• Grumpysarn

Godtear and the OODA Loop

Updated: Feb 24



Overview


The OODA loop is a decision making model developed by US Air Force Colonel John Boyd. Boyd started as a fighter pilot and went on to author strategic concepts which changed military thought forever. Boyd’s OODA loopI has since been adapted to a wide variety of competitive strategic situations from industry to litigation. The OODA loop is meant to organize and enable rapid and effective decision making in response to dynamic, evolving circumstances.


A game of Godtear is a competitive strategic situation. The circumstances one encounters when playing it are certainly dynamic.


The main thing about the OODA loop’s relevance to Godtear is that it encourages you to constantly adjust to your circumstances and to avoid being frozen when information is incomplete. Despite being an open information game, there are many unknowns in Godtear. You don’t know what the dice will do. You don’t know what your opponent intends. You don’t always know how the scenario might change the board in the end phase. If you go in with a rigid idea if what your models have to be doing, you might fail to adapt when the dice don’t cooperate or when your opponent has a good counter-tactic.


So… let’s apply the OODA Loop.


The Model


OODA stands for:


Observe

Orient

Decide

Act



Observe

Before deciding what to do, observe the board. This sounds obvious, but I can recall times when experienced players, including myself, have missed opportunities because they were locked into a previous idea they had.


If it’s the plot phase, start with the positions of the objective hexes. Note health totals and relevant boons and blights. Then, observe the positions of the models on the table.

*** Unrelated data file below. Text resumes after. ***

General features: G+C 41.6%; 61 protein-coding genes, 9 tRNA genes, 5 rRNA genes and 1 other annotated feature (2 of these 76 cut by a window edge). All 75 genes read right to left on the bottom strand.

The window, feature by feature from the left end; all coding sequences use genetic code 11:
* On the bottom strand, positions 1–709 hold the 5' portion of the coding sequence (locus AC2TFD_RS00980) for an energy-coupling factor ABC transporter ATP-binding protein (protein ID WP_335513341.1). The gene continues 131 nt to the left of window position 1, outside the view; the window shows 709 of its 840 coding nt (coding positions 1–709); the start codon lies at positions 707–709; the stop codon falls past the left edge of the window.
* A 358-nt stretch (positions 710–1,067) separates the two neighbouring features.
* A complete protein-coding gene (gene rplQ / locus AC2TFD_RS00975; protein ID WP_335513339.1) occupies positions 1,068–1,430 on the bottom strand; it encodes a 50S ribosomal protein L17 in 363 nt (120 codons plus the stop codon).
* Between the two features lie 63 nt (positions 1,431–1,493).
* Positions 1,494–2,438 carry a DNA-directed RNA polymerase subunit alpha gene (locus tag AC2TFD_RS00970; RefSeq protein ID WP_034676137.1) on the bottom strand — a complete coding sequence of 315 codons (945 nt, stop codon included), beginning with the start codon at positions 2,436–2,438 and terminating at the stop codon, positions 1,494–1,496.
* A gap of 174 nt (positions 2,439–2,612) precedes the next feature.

If it’s the clash phase it’s essentially the same except you should start by observing the state of the battle ladder and which activations remain in the turn. From there, repeat the observations you’d make for the plot phase.

Orient



So, what do your observations mean? Can you win the turn? How many steps can you and your opponent potentially still score this turn? Is a model vulnerable due to low health and/or blights? Are any banners crushable? What models are potentially within each other’s threat ranges? Are there safe spots due to models having already activated? What are the opportunities? What are the threats?


Orienting is the process by which you apply relevant parts of your experience and knowledge to the observations in order to comprehend your situation as best you can. The loop diagram implies a sequential process, but you should be orienting constantly. Boyd liked to say that doctrines become dogmas once the fighting starts.


Decide


Make your choice. You’ve oriented yourself to the situation. You don’t know what the dice will do or what your opponent is thinking, but you’re ready.

Act


This is where you implement your decision.


You’ve made an informed decision. You can now focus on action. Do the thing. An important part of this in an OODA loop is that you have to close the loop. Make sure you observe the results of your action. The loop begins again.

Examples? Ok, sure.

Example 1

Let's start with an easy one.


It's the top of the turn 2 clash phase and you're going first. The scenario is Change. Your warband is Skullbreaker, Blackjaw, and Finvarr. Your opponent's warband is Lorsann, Jeen, and Mourneblade.


Let's observe the board state carefully. Really give these images a careful look.